When “The Walking Dead” showrunner Frank Darabont abruptly quit in the middle of production for the show’s second season — just days after promoting the zombie series at Comic-Con — fans were puzzled that the man who spent five years getting the beloved comic adapted to TV would just walk away from AMC’s most-watched show. Well, now it makes sense: Darabont didn’t quit; he was fired.
In a sprawling investigation, The Hollywood Reporter reveals that AMC removed Darabont, it seems, because he objected to the network slashing the show’s budget and remained intent on his “feature-film approach to television,” even though sources “with ties to the show insist it was on schedule and on budget.” In addition, the network has discouraged the cast from speaking about Darabont’s exit by “terrorizing” them: “‘They’re scared,’ confirms another insider. ‘They’re on a zombie show. They are all really easy to kill off.'” Although THR’s article is balanced and well-reported, AMC nevertheless comes off as legendarily cheap and short-sighted. Some of the details of the network’s ineptitude are astonishing:
This drama makes it a hat trick: Within a space of months, AMC has become embroiled in messy public fights with the creators of its top three shows — Mad Men, Breaking Bad and now Walking Dead. The battles have been about money, but in this case, at least, it was more of a slow burn than a sudden flare-up. Sources say last fall, even before the first episode of the show had aired, AMC let it be known that it would effectively slash the show’s second-season budget per episode by about $650,000, from $3.4 million to $2.75 million. AMC cut the budget and pocketed a [30 percent] tax credit [from filming in Georgia] previously applied to the show. An AMC source says the size of the cut cited by sources is “grossly inflated” and that the second-season budget represents a more typical and sustainable number for a basic cable show…
AMC had its own ideas about how to make the show more cheaply. The show shoots for eight days per episode, and the network suggested that half should be indoors. “Four days inside and four days out? That’s not Walking Dead,” says this insider. “This is not a show that takes place around the dinner table.” That was just one of what this person describes as “silly notes” from AMC. Couldn’t the audience hear the zombies sometimes and not see them, to save on makeup? The source says Darabont fought “a constant battle to keep the show big in scope and style.”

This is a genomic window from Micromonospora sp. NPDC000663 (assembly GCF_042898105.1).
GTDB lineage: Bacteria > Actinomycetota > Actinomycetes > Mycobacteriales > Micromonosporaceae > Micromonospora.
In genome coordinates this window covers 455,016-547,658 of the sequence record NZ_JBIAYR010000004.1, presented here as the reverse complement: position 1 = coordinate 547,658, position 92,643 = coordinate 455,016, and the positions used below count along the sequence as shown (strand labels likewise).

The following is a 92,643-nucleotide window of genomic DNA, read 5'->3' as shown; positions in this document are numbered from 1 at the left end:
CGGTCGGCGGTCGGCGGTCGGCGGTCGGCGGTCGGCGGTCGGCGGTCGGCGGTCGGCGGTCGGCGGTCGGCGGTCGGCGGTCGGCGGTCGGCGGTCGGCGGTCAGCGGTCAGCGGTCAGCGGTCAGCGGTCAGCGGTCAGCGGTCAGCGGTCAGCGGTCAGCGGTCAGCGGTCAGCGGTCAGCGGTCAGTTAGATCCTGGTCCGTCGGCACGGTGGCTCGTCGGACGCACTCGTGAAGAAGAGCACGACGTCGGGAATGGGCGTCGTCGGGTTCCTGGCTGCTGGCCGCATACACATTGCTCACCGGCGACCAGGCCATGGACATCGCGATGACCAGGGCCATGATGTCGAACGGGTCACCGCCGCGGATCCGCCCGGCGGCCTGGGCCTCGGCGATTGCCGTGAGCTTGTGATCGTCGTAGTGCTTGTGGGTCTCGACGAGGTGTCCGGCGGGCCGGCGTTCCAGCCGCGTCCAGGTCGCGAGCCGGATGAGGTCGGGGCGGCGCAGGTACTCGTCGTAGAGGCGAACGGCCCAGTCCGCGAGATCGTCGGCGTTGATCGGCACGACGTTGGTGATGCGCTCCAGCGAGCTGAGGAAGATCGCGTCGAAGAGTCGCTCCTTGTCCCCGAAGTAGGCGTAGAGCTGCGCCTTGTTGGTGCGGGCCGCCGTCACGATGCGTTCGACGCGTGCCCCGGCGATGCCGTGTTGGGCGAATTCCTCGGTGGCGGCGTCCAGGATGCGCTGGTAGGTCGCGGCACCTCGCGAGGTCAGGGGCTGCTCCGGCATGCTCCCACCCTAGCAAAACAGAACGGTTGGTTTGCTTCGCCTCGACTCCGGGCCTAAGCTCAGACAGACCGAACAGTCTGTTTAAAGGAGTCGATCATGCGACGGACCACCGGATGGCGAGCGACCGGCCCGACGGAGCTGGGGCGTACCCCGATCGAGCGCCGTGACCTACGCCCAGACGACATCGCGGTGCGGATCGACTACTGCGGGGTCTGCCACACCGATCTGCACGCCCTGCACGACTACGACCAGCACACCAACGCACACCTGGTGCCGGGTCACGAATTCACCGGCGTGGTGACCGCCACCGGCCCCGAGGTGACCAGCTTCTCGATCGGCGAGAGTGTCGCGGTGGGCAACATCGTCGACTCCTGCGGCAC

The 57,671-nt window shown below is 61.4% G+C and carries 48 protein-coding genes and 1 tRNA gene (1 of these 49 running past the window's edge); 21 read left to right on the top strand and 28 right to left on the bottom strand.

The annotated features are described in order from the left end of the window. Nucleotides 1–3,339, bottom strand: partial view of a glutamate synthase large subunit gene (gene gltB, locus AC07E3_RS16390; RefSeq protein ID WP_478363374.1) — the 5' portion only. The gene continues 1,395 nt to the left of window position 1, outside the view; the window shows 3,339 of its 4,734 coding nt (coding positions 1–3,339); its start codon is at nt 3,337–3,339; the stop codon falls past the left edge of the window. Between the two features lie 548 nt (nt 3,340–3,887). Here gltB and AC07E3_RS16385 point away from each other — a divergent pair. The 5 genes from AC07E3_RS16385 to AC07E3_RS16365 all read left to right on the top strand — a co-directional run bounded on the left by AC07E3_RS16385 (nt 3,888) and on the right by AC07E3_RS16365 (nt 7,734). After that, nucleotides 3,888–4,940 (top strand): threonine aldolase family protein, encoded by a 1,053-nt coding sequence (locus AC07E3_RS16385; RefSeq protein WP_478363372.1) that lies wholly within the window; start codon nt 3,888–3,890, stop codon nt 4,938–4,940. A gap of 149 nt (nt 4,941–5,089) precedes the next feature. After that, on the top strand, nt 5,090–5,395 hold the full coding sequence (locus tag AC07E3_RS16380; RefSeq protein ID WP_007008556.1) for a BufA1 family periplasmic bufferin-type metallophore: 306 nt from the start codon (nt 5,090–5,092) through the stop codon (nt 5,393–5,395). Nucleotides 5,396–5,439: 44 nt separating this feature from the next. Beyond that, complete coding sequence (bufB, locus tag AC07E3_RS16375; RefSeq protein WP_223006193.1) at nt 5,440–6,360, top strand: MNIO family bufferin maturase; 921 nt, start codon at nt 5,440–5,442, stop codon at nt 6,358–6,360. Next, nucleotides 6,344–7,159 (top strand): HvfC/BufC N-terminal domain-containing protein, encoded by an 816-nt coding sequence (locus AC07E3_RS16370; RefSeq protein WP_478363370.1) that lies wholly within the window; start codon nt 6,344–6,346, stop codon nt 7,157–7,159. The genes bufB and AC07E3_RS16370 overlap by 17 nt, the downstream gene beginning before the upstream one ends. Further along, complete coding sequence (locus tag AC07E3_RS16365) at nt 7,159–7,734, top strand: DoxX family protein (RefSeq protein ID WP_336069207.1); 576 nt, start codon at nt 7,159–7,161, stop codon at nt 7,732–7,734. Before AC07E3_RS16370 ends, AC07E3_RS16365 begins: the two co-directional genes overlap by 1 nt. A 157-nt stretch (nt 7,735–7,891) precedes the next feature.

Despite the show’s success, AMC stuck to its original position on the second-season budget. When those involved with the show protested that the network was taking chances with its biggest hit, AMC’s head of original programming, Joel Stillerman, is said to have declared, “Ratings have no bearing on this conversation.”
On the off chance you think Stillerman is competent at handling other talent, “Mad Men” showrunner Matthew Weiner no longer speaks to him.
I’m not going to sit here on my couch and say that I know how to run a network, because I absolutely do not. AMC has an excellent history of developing high-quality shows, but those shows are expensive and the history is short. I’m sure that the budgetary concerns are very real for what is still a relatively small cable network. That said, hamstringing and then firing the one person who was most responsible for your company’s greatest success? It’s proof that even the smartest Hollywood executives are f*cking stupid.